As mentioned above, Google’s intention was to tie the +1s that your business page receives to the root domain so that the more fans (I mean encirclers) that you get, the higher your site will rank. Unfortunately, this doesn’t work. I don’t mean that the idea is flawed, I mean IT DOESN’T WORK. The +1s aren’t tied to the domain at all. Maybe it’s a bug? Who knows, but they also lack any kind of validation service to ensure that you actually own a site you’re making a page for, so who knows what they’re thinking.
The Downright Confusing
Alright, some of these are actually bad, but they spill over into the confusing category in so many ways that it’s hard to separate.
The pages are tied to one Google ID. You can have as many as you want, but you can’t grant administration capabilities to other Google+ users. So, unless you’re the community manager for your brand, keep the finger off the “create” button. Because, conveniently, you can’t transfer ownership either. Once you’ve created a brand page, you’re stuck with it, son. Which really isn’t a big deal, because who knows if Coca-Cola’s actual G+ page is 9085320988023 or 9085320988024?
You can’t add people to your circles as a business page until they add you. I guess this is a useful feature since it prevents brands and pseudo-brands from spam encircling people (as we saw earlier in Google+’s lifetime) but really, it’s a painful inconvenience. Beyond that, it seems completely unnecessary. Why does my business profile need to circle people? Outside of, say, showing who works there or who my business partners are, I really can’t see a reason to feed a stream of Google+ shares to both my personal account AND my business account.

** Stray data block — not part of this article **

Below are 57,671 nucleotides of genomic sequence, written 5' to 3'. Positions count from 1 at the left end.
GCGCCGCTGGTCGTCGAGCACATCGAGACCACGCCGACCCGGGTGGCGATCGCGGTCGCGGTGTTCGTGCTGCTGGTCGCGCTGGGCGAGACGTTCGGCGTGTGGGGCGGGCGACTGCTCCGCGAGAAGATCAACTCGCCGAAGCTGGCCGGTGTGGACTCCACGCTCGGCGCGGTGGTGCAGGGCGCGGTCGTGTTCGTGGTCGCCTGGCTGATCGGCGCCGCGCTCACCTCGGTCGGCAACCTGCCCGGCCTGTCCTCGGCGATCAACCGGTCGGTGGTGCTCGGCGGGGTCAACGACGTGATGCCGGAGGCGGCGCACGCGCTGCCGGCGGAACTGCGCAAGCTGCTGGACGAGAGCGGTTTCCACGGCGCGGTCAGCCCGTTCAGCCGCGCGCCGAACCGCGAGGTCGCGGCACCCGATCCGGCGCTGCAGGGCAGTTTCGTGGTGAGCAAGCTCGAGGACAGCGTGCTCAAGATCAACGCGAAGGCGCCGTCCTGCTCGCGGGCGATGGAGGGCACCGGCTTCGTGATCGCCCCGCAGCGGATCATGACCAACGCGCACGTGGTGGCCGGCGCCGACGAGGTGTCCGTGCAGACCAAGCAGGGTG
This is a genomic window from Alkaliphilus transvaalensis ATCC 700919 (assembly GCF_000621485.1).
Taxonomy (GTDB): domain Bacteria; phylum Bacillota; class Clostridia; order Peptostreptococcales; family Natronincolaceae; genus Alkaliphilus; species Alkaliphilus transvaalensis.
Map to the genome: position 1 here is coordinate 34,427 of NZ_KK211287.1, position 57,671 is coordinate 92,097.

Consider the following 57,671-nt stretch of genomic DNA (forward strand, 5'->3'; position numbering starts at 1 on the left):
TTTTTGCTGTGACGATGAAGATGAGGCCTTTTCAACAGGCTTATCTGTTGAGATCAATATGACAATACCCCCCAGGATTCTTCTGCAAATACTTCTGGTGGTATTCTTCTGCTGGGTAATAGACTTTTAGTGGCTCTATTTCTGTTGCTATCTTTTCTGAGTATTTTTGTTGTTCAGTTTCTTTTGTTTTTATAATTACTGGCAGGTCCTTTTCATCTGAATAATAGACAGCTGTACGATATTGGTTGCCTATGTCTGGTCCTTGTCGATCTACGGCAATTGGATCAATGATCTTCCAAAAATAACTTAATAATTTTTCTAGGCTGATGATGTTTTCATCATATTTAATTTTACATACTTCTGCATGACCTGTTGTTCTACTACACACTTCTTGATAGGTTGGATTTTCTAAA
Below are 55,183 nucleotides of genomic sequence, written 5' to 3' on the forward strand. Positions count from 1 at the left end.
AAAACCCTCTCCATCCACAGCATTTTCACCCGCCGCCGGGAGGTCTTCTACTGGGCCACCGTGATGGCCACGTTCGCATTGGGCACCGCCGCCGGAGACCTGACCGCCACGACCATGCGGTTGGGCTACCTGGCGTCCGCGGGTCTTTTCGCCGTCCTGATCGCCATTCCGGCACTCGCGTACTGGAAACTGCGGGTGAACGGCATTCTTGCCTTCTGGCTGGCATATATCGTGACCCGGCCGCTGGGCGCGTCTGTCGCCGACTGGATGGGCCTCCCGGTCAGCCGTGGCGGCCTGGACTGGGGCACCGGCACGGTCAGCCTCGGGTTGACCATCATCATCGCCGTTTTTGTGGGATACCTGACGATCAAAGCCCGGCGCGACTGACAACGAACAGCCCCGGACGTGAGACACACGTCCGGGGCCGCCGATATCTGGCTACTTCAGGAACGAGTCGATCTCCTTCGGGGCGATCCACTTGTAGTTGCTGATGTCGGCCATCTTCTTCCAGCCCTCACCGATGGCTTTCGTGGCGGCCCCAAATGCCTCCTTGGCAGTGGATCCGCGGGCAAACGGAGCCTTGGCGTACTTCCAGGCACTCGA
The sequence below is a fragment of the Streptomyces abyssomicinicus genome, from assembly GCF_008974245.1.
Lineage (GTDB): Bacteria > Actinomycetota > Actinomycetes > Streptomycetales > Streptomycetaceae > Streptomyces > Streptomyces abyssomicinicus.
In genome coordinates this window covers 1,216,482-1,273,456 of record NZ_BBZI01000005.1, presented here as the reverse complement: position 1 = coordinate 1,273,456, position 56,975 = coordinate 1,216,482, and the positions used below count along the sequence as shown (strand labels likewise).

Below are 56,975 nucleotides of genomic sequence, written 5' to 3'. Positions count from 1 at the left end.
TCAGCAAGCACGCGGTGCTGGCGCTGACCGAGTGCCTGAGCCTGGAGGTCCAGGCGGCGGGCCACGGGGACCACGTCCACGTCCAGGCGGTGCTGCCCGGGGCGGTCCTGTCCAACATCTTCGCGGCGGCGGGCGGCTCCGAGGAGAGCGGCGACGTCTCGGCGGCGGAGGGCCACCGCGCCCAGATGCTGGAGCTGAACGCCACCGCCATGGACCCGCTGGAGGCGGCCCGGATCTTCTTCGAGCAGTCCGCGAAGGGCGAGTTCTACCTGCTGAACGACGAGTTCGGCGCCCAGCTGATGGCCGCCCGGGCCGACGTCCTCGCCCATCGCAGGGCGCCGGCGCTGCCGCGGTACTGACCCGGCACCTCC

The unfortunate future in all of this is that as long as Google controls the majority of the search market, they will continue to strongarm users into Google+. And by “users” I mean “search marketers.” The problem is, Google is a business built on mass appeal (search) that continues to develop products almost explicitly for early adopters and marketers (everything else). Google+ is an open forum of marketers and techies yelling at each other about their own products.
Google+ business pages is another release of their techie-and-marketers strategy, further showing their inability to understand the common user. Google+ isn’t going away anytime soon, and that’s unfortunate for us, because as long as Google continues to pump it full of ranking-increasing goodies, marketers are going to keep using it. And it will limp on until someone mercifully kills it off.
Google+ could have been a promising network, but its complete lack of originality, constant unfinished feature rollouts and lame attempts by Google to inject it with anything to attract new users have practically consigned it to the above-mentioned moldering data center.
Please, Google. Kill Google+ and give us our referring keywords back. We’ll all be happy after that.